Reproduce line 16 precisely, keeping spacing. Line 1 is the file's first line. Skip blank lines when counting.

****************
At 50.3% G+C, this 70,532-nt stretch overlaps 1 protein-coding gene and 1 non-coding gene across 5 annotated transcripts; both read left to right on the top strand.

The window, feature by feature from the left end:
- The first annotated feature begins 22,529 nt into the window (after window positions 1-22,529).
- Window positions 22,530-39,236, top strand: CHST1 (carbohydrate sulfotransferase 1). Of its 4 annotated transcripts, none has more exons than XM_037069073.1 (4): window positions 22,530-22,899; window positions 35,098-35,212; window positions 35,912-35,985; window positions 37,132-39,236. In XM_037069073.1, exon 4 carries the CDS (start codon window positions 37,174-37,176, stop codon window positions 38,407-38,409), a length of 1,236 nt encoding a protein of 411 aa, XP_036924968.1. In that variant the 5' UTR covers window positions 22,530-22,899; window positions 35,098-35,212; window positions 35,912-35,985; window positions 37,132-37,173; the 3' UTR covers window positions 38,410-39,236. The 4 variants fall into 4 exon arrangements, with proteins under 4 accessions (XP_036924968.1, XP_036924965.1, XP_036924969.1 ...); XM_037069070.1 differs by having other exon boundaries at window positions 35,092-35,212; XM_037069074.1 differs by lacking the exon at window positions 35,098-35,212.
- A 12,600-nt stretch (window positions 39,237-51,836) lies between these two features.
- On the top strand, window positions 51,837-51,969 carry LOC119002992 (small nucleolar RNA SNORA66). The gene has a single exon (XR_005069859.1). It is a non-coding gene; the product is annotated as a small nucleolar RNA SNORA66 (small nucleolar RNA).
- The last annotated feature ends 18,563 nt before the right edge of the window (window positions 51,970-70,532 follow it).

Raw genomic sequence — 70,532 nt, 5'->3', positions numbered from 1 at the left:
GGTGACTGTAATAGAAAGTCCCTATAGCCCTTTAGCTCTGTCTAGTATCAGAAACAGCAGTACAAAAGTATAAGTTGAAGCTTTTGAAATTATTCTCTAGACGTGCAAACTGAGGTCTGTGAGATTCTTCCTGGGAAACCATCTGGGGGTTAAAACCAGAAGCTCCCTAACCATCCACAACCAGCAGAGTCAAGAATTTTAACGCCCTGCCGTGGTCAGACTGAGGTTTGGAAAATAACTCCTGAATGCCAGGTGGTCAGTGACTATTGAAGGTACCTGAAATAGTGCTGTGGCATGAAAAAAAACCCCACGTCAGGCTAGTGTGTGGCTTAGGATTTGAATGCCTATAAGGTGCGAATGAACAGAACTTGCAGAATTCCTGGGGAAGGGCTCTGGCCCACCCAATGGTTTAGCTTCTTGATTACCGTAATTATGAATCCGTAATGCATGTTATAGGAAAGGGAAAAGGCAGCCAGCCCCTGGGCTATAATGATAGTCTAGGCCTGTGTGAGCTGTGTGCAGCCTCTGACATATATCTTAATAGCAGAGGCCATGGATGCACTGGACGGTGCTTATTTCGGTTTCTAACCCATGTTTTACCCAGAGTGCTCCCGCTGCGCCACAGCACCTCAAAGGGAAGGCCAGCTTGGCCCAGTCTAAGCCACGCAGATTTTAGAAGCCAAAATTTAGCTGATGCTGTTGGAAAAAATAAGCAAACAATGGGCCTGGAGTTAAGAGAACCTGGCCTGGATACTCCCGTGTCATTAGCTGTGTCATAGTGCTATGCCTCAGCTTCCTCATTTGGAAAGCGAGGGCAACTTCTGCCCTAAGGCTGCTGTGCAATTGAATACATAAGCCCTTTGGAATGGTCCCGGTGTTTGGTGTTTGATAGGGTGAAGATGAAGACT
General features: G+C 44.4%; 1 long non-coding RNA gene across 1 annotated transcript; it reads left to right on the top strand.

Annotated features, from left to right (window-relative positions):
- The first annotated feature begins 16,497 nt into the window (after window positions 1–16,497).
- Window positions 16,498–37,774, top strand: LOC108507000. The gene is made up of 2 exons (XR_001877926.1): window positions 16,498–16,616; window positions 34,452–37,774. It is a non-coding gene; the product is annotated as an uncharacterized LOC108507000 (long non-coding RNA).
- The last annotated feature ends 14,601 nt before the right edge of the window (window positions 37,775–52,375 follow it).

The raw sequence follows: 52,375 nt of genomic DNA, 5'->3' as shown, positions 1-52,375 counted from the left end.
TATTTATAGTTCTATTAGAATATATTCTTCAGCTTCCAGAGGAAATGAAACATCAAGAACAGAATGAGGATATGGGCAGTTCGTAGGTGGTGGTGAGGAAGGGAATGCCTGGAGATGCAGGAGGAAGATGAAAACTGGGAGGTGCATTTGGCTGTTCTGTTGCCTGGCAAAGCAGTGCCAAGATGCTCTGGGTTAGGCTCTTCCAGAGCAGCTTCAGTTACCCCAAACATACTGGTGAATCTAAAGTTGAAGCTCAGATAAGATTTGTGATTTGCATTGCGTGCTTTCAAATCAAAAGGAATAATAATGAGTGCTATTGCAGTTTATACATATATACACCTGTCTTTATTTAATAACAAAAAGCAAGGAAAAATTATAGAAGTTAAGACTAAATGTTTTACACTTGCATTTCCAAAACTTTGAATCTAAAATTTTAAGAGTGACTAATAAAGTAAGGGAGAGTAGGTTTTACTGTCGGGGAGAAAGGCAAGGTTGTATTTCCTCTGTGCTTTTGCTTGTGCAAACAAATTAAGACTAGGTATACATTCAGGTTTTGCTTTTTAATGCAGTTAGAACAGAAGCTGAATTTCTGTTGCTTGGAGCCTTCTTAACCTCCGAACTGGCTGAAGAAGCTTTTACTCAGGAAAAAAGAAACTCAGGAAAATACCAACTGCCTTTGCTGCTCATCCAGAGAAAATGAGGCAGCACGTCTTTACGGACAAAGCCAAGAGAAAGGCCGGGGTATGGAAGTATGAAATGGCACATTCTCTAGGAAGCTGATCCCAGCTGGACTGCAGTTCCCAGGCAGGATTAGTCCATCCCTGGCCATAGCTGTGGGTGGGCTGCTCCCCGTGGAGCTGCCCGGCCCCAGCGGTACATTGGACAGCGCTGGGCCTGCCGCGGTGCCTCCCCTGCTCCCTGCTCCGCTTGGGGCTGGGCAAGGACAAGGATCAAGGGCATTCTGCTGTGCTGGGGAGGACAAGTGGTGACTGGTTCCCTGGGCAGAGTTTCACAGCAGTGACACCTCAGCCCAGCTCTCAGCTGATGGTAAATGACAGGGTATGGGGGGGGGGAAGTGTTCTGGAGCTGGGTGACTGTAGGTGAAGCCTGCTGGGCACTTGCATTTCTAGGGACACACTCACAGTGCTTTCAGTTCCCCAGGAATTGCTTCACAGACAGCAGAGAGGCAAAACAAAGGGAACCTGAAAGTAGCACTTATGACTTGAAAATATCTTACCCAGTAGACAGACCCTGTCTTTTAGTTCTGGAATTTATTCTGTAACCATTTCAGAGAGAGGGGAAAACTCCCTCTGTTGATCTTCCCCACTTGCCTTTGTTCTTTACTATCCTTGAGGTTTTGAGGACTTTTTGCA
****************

TATTTATAGTTCTATTAGAATATATTCTTCAGCTTCCAGAGGAAATGAAACATCAAGAACAGAATGAGGATATGGGCAGTTCGTAGGTGGTGGTGAGGAAGGGAATGCCTGGAGATGCAGGAGGAAGATGAAAACTGGGAGGTGCATTTGGCTGTTCTGTTGCCTGGCAAAGCAGTGCCAAGATGCTCTGGGTTAGGCTCTTCCAGAGCAGCTTCAGTTACCCCAAACATACTGGTGAATCTAAAGTTGAAGCTCAGATAAGATTTGTGATTTGCATTGCGTGCTTTCAAATCAAAAGGAATAATAATGAGTGCTATTGCAGTTTATACATATATACACCTGTCTTTATTTAATAACAAAAAGCAAGGAAAAATTATAGAAGTTAAGACTAAATGTTTTACACTTGCATTTCCAAAACTTTGAATCTAAAATTTTAAGAGTGACTAATAAAGTAAGGGAGAGTAGGTTTTACTGTCGGGGAGAAAGGCAAGGTTGTATTTCCTCTGTGCTTTTGCTTGTGCAAACAAATTAAGACTAGGTATACATTCAGGTTTTGCTTTTTAATGCAGTTAGAACAGAAGCTGAATTTCTGTTGCTTGGAGCCTTCTTAACCTCCGAACTGGCTGAAGAAGCTTTTACTCAGGAAAAAAGAAACTCAGGAAAATACCAACTGCCTTTGCTGCTCATCCAGAGAAAATGAGGCAGCACGTCTTTACGGACAAAGCCAAGAGAAAGGCCGGGGTATGGAAGTATGAAATGGCACATTCTCTAGGAAGCTGATCCCAGCTGGACTGCAGTTCCCAGGCAGGATTAGTCCATCCCTGGCCATAGCTGTGGGTGGGCTGCTCCCCGTGGAGCTGCCCGGCCCCAGCGGTACATTGGACAGCGCTGGGCCTGCCGCGGTGCCTCCCCTGCTCCCTGCTCCGCTTGGGGCTGGGCAAGGACAAGGATCAAGGGCATTCTGCTGTGCTGGGGAGGACAAGTGGTGACTGGTTCCCTGGGCAGAGTTTCACAGCAGTGACACCTCAGCCCAGCTCTCAGCTGATGGTAAATGACAGGGTATGGGGGGGGGGAAGTGTTCTGGAGCTGGGTGACTGTAGGTGAAGCCTGCTGGGCACTTGCATTTCTAGGGACACACTCACAGTGCTTTCAGTTCCCCAGGAATTGCTTCACAGACAGCAGAGAGGCAAAACAAAGGGAACCTGAAAGTAGCACTTATGACTTGAAAATATCTTACCCAGTAGACAGACCCTGTCTTTTAGTTCTGGAATTTATTCTGTAACCATTTCAGAGAGAGGGGAAAACTCCCTCTGTTGATCTTCCCCACTTGCCTTTGTTCTTTACTATCCTTGAGGTTTTGAGGACTTTTTGCA